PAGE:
Shipton Gorge Heritage

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History

THE ORCHARD, BROOK STREET, SHIPTON GORGE

 

For a hundred years from 1843 (and probably from much earlier than that) the land is recorded as having been an orchard.

 

The Apportionment or key to the 1843 Tithe Map held in the Bridport Local History Centre describes the land below St Martin’s Church as an orchard in the ownership of the Ilchester Estate.  The Earl of Ilchester was the head of the Fox-Strangways family who had owned most of the property and land in Shipton Gorge since the mid-17th century.  The orchard is described as being tenanted by Abraham Bartlett, a local farmer, who lived in Brook Cottage with his wife and 3 surviving children.  This was just one of 31 orchards, predominantly cider orchards, recorded in the parish.

 

After Abraham’s death in 1847 his wife Hannah Bartlett continued to manage the orchard until 1858, when the tenancy was taken over by John and Richard Major of Loders.  The Majors would have managed the land during an important time for the village because the church was almost completely rebuilt during 1861-62 under the direction of a Dorchester architect to whom one Thomas Hardy was apprenticed.

 

Ordnance Survey maps dated 1891, 1903 and 1929 held in the Dorset History Centre in Dorchester show (by the symbol of trees in a grid pattern) that the land was designated as an orchard throughout this period.  The land would have continued to be rented from the Ilchester Estate, and managed as an orchard, by a succession of village people, until its sale in 1910.

 

On 29 June 1910, at a large auction sale at The Bull Inn, Bridport, 650 acres of land, farmhouses, and most of the cottages along Brook Street, were sold by the Ilchester Estate into private ownership.  The orchard was sold for £170 to Messrs. Palmers of Bridport, the brewers, who also bought The Mason’s Arms.  

 

The land continued as an orchard after the 1910 sale.  Miss Patricia Lawrence, a former resident, has written in a recent letter, “The first time we visited Shipton Gorge was several years before coming to live there in 1938, and I have a vivid memory of looking down from the churchyard on to a sea of apple blossom………I have ‘scrumped’ a Tom Putt there years ago.”  The photograph reproduced here was probably taken in the 1940’s, and shows the land still running right down to Brook Street, and planted with trees in blossom.  

 

For a while after that the land became allotments.  Then in 1967 the land was sold into private hands by the brewery: sections of the former orchard on the eastern, western and northern sides came under separate ownership as extensions to gardens, and for homes to be built on them, whilst the remaining large central part was left unattended for a number of years until it was purchased in 2006 on behalf of the village.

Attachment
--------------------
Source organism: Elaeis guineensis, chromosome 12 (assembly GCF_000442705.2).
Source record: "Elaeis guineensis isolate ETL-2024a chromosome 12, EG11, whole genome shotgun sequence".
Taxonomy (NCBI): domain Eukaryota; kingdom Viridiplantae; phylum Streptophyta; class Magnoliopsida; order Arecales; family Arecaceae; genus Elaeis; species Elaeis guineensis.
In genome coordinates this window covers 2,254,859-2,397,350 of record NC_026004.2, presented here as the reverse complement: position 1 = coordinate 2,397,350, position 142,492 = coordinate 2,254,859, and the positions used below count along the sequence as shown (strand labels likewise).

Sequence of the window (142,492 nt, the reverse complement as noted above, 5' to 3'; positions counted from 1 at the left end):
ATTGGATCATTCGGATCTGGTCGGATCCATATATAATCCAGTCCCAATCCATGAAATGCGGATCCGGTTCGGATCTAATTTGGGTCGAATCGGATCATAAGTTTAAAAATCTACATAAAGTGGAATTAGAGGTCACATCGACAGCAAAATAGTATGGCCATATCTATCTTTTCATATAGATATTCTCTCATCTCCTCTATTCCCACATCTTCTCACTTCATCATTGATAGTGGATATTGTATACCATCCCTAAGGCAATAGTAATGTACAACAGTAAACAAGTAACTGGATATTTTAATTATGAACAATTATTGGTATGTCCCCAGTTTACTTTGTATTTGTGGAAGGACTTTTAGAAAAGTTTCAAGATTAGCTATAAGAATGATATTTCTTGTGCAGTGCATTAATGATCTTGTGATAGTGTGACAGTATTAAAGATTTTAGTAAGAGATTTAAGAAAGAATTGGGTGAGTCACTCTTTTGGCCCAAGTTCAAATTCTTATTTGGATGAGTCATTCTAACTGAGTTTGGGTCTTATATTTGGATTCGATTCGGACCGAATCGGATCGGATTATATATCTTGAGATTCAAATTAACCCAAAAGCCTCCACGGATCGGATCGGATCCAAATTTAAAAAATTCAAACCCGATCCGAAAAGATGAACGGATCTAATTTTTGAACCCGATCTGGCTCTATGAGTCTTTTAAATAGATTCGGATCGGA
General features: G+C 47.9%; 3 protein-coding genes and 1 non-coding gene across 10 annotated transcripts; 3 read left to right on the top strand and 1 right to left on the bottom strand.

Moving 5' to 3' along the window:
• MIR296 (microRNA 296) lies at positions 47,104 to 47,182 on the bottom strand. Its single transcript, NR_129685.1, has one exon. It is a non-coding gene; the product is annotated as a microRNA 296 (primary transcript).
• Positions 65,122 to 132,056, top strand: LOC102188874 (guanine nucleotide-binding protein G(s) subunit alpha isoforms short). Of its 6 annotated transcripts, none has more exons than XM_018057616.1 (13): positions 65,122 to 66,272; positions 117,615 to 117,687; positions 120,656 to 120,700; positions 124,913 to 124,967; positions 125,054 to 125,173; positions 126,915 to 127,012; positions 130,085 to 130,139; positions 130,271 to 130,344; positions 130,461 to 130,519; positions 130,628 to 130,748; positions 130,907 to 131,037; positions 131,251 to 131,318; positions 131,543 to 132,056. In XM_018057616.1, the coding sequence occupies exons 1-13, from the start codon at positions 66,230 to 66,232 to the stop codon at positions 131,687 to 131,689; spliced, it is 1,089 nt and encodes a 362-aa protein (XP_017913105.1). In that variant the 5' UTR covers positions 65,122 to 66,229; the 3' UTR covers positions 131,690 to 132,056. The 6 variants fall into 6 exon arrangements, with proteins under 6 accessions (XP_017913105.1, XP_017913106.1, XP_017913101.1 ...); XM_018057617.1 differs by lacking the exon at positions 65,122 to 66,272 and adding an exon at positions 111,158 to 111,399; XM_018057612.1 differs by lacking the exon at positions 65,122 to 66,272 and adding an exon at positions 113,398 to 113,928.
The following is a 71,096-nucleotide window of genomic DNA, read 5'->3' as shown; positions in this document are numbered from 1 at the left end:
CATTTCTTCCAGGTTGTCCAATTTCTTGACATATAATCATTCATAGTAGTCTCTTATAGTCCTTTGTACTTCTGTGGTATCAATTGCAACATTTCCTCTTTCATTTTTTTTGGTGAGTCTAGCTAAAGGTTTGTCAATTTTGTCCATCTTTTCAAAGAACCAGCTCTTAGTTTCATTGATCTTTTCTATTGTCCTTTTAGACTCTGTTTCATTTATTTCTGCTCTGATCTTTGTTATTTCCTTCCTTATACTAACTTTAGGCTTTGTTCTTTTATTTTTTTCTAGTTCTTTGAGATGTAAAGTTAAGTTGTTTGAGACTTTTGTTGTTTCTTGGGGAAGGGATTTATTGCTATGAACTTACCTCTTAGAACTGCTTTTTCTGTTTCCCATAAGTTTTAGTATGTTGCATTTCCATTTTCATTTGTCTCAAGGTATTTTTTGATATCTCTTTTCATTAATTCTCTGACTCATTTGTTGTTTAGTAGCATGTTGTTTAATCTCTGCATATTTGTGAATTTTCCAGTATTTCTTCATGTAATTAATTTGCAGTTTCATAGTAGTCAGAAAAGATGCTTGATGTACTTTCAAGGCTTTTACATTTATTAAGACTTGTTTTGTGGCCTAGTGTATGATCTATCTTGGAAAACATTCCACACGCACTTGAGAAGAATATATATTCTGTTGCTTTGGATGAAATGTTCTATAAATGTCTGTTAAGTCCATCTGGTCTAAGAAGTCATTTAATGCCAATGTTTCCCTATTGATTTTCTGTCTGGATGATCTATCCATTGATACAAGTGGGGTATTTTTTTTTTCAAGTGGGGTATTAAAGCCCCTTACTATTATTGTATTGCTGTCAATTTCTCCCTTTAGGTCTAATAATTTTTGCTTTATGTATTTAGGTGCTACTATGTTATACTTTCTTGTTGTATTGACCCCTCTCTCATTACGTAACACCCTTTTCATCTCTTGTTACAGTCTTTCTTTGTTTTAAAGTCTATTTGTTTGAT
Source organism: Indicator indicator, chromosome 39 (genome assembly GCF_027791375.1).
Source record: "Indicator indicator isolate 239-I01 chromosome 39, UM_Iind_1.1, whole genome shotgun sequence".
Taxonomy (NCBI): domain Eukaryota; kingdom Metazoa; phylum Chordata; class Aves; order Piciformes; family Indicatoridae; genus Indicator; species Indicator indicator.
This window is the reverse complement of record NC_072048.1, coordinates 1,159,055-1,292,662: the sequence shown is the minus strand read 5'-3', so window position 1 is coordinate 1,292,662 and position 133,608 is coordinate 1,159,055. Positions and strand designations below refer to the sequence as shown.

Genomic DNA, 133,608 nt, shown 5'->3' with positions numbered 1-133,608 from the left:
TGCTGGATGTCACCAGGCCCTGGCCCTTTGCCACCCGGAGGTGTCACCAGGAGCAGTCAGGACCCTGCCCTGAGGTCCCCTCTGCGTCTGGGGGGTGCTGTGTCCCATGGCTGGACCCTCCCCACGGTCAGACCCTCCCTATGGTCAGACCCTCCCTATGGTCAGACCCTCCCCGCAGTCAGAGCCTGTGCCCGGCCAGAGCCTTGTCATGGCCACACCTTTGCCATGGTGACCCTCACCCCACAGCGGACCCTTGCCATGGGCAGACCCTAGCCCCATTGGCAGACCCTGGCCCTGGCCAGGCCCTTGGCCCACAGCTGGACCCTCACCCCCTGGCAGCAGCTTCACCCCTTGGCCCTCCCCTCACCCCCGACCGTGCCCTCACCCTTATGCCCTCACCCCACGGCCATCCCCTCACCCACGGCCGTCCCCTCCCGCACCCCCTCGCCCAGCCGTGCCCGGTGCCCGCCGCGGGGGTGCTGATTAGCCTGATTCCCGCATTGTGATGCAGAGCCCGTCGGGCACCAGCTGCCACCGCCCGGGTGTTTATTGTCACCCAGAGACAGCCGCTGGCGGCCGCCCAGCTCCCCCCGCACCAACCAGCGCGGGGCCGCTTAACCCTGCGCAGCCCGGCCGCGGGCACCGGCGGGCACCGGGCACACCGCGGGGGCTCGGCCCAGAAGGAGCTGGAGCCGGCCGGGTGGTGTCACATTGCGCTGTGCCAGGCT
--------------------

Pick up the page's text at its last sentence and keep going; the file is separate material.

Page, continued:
ORCHARD HISTORICAL BACKGROUND

Land below St Martin’s Church – historical background.

 

The following historical summary might therefore be of interest – as for a hundred years from 1843 (and probably from much earlier than that) the land is recorded as having been an orchard.

 

The Apportionment or key to the 1843 Tithe Map held in the Bridport Local History Centre describes the land below St Martin’s Church as an orchard in the ownership of the Ilchester Estate.  The Earl of Ilchester was the head of the Fox-Strangways family who had owned most of the property and land in Shipton Gorge since the mid-17th century.  The orchard is described as being tenanted by Abraham Bartlett, a local farmer, who lived in Brook Cottage with his wife and 3 surviving children.  This was just one of 31 orchards, predominantly cider orchards, recorded in the parish.

 

    After Abraham’s death in 1847 his wife Hannah Bartlett continued to manage the orchard until 1858, when the tenancy was taken over by John and Richard Major of Loders.  The Majors would have managed the land during an important time for the village because the church was almost completely rebuilt during 1861-62 under the direction of a Dorchester architect to whom one Thomas Hardy was apprenticed.

 

    Ordnance Survey maps dated 1891, 1903 and 1929 held in the Dorset History Centre in Dorchester show (by the symbol of trees in a grid pattern) that the land was designated as an orchard throughout this period.  The land would have continued to be rented from the Ilchester Estate, and managed as an orchard, by a succession of village people, until its sale in 1910.

 

On 29 June 1910, at a large auction sale at The Bull Inn, Bridport, 650 acres of land, farmhouses, and most of the cottages along Brook Street, were sold by the Ilchester Estate into private ownership.  The orchard was sold for £170 to Messrs. Palmers of Bridport, the brewers, who also bought The Mason’s Arms on Brook Street (the Thatch End / Mason’s Cottage building).

 

The land continued as an orchard after the 1910 sale.  Miss Patricia Lawrence, a former resident, has written in a recent letter, “The first time we visited Shipton Gorge was several years before coming to live there in 1938, and I have a vivid memory of looking down from the churchyard on to a sea of apple blossom………I have ‘scrumped’ a Tom Putt there years ago.”  The photograph reproduced here was probably taken in the 1940’s, and shows the land still running right down to Brook Street, and planted with trees in blossom.  

 

For a while after that the land became allotments.  Then in 1967 the land was sold into private hands by the brewery: sections of the former orchard on the eastern, western and northern sides came under separate ownership as extensions to gardens, and for homes to be built on them, whilst the remaining large central part was left unattended for a number of years until it was purchased in 2006 on behalf of the village.

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